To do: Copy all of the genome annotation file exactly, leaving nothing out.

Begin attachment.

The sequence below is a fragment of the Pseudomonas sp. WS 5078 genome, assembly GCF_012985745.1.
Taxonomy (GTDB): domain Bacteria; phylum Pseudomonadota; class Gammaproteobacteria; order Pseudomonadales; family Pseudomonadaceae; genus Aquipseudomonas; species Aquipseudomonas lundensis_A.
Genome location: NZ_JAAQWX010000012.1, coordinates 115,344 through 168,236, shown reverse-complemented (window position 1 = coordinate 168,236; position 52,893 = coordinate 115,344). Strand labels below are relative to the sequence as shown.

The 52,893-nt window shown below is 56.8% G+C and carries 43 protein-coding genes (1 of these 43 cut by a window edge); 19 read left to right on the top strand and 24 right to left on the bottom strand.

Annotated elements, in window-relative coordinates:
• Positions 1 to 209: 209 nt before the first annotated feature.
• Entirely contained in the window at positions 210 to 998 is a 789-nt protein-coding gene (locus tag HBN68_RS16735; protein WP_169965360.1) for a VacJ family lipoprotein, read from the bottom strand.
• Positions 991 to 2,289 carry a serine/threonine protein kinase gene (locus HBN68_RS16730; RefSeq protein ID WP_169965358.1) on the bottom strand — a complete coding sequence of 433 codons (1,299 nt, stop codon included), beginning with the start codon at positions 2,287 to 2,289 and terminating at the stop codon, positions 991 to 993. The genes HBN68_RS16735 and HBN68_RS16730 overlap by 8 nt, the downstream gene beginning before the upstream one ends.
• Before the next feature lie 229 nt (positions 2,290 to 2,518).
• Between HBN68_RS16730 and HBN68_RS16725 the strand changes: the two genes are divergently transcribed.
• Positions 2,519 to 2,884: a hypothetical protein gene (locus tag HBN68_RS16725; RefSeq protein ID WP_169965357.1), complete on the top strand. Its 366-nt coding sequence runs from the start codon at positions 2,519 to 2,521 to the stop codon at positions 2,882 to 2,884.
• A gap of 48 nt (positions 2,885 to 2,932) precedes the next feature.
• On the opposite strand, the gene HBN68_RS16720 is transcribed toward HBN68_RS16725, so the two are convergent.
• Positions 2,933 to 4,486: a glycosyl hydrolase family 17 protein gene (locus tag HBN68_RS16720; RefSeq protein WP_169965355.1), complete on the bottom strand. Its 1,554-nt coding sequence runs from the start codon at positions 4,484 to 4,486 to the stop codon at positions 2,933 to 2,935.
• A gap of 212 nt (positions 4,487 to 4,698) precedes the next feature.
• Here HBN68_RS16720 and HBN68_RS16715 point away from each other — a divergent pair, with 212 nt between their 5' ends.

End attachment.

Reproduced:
The sequence below is a fragment of the Pseudomonas sp. WS 5078 genome, assembly GCF_012985745.1.
Taxonomy (GTDB): domain Bacteria; phylum Pseudomonadota; class Gammaproteobacteria; order Pseudomonadales; family Pseudomonadaceae; genus Aquipseudomonas; species Aquipseudomonas lundensis_A.
Genome location: NZ_JAAQWX010000012.1, coordinates 115,344 through 168,236, shown reverse-complemented (window position 1 = coordinate 168,236; position 52,893 = coordinate 115,344). Strand labels below are relative to the sequence as shown.

The 52,893-nt window shown below is 56.8% G+C and carries 43 protein-coding genes (1 of these 43 cut by a window edge); 19 read left to right on the top strand and 24 right to left on the bottom strand.

Annotated elements, in window-relative coordinates:
• Positions 1 to 209: 209 nt before the first annotated feature.
• Entirely contained in the window at positions 210 to 998 is a 789-nt protein-coding gene (locus tag HBN68_RS16735; protein WP_169965360.1) for a VacJ family lipoprotein, read from the bottom strand.
• Positions 991 to 2,289 carry a serine/threonine protein kinase gene (locus HBN68_RS16730; RefSeq protein ID WP_169965358.1) on the bottom strand — a complete coding sequence of 433 codons (1,299 nt, stop codon included), beginning with the start codon at positions 2,287 to 2,289 and terminating at the stop codon, positions 991 to 993. The genes HBN68_RS16735 and HBN68_RS16730 overlap by 8 nt, the downstream gene beginning before the upstream one ends.
• Before the next feature lie 229 nt (positions 2,290 to 2,518).
• Between HBN68_RS16730 and HBN68_RS16725 the strand changes: the two genes are divergently transcribed.
• Positions 2,519 to 2,884: a hypothetical protein gene (locus tag HBN68_RS16725; RefSeq protein ID WP_169965357.1), complete on the top strand. Its 366-nt coding sequence runs from the start codon at positions 2,519 to 2,521 to the stop codon at positions 2,882 to 2,884.
• A gap of 48 nt (positions 2,885 to 2,932) precedes the next feature.
• On the opposite strand, the gene HBN68_RS16720 is transcribed toward HBN68_RS16725, so the two are convergent.
• Positions 2,933 to 4,486: a glycosyl hydrolase family 17 protein gene (locus tag HBN68_RS16720; RefSeq protein WP_169965355.1), complete on the bottom strand. Its 1,554-nt coding sequence runs from the start codon at positions 4,484 to 4,486 to the stop codon at positions 2,933 to 2,935.
• A gap of 212 nt (positions 4,487 to 4,698) precedes the next feature.
• Here HBN68_RS16720 and HBN68_RS16715 point away from each other — a divergent pair, with 212 nt between their 5' ends.